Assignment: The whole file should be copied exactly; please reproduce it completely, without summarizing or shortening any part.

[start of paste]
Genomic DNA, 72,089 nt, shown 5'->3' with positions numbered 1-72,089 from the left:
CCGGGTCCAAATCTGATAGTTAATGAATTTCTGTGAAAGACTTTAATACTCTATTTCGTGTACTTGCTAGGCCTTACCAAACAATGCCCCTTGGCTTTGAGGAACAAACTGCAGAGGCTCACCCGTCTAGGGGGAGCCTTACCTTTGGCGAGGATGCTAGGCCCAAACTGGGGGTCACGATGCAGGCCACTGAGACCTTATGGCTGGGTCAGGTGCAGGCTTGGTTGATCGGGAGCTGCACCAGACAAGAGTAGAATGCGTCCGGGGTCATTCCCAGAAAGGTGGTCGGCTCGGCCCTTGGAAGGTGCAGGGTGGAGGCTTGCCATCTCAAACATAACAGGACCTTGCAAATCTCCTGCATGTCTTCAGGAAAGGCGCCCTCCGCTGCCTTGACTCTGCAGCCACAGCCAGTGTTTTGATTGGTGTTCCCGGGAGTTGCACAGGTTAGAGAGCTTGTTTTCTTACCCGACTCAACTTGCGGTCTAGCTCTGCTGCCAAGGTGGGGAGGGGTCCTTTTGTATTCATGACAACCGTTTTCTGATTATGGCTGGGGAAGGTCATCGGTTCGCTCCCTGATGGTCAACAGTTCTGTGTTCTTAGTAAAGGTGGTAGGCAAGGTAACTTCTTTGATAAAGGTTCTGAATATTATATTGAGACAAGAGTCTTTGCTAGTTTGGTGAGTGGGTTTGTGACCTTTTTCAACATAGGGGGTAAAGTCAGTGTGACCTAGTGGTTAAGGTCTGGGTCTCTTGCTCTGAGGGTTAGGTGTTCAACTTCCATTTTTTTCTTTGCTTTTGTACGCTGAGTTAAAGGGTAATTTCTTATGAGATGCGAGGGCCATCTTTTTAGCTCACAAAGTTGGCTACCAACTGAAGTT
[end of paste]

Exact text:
Genomic DNA, 72,089 nt, shown 5'->3' with positions numbered 1-72,089 from the left:
CCGGGTCCAAATCTGATAGTTAATGAATTTCTGTGAAAGACTTTAATACTCTATTTCGTGTACTTGCTAGGCCTTACCAAACAATGCCCCTTGGCTTTGAGGAACAAACTGCAGAGGCTCACCCGTCTAGGGGGAGCCTTACCTTTGGCGAGGATGCTAGGCCCAAACTGGGGGTCACGATGCAGGCCACTGAGACCTTATGGCTGGGTCAGGTGCAGGCTTGGTTGATCGGGAGCTGCACCAGACAAGAGTAGAATGCGTCCGGGGTCATTCCCAGAAAGGTGGTCGGCTCGGCCCTTGGAAGGTGCAGGGTGGAGGCTTGCCATCTCAAACATAACAGGACCTTGCAAATCTCCTGCATGTCTTCAGGAAAGGCGCCCTCCGCTGCCTTGACTCTGCAGCCACAGCCAGTGTTTTGATTGGTGTTCCCGGGAGTTGCACAGGTTAGAGAGCTTGTTTTCTTACCCGACTCAACTTGCGGTCTAGCTCTGCTGCCAAGGTGGGGAGGGGTCCTTTTGTATTCATGACAACCGTTTTCTGATTATGGCTGGGGAAGGTCATCGGTTCGCTCCCTGATGGTCAACAGTTCTGTGTTCTTAGTAAAGGTGGTAGGCAAGGTAACTTCTTTGATAAAGGTTCTGAATATTATATTGAGACAAGAGTCTTTGCTAGTTTGGTGAGTGGGTTTGTGACCTTTTTCAACATAGGGGGTAAAGTCAGTGTGACCTAGTGGTTAAGGTCTGGGTCTCTTGCTCTGAGGGTTAGGTGTTCAACTTCCATTTTTTTCTTTGCTTTTGTACGCTGAGTTAAAGGGTAATTTCTTATGAGATGCGAGGGCCATCTTTTTAGCTCACAAAGTTGGCTACCAACTGAAGTT